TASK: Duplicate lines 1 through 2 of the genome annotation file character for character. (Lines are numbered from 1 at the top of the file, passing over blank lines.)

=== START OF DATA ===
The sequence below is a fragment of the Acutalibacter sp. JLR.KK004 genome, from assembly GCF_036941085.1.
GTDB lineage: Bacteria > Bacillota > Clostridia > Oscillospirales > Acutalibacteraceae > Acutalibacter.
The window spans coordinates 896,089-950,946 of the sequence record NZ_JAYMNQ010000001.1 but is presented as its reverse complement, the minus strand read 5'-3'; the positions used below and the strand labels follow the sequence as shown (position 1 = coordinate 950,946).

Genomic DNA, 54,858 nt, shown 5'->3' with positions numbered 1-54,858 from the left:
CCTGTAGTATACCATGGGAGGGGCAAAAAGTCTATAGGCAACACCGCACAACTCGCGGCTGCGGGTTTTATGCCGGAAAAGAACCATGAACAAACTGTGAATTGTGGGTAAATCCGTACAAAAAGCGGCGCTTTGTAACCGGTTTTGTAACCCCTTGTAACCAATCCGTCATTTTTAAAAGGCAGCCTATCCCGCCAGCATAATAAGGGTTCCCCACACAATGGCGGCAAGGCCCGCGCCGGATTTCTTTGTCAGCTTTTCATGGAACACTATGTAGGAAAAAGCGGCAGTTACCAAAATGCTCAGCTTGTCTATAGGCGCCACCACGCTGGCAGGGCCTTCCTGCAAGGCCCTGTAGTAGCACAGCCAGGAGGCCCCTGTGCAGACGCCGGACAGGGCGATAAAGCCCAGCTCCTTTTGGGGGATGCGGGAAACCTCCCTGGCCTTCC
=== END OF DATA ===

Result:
The sequence below is a fragment of the Acutalibacter sp. JLR.KK004 genome, from assembly GCF_036941085.1.
GTDB lineage: Bacteria > Bacillota > Clostridia > Oscillospirales > Acutalibacteraceae > Acutalibacter.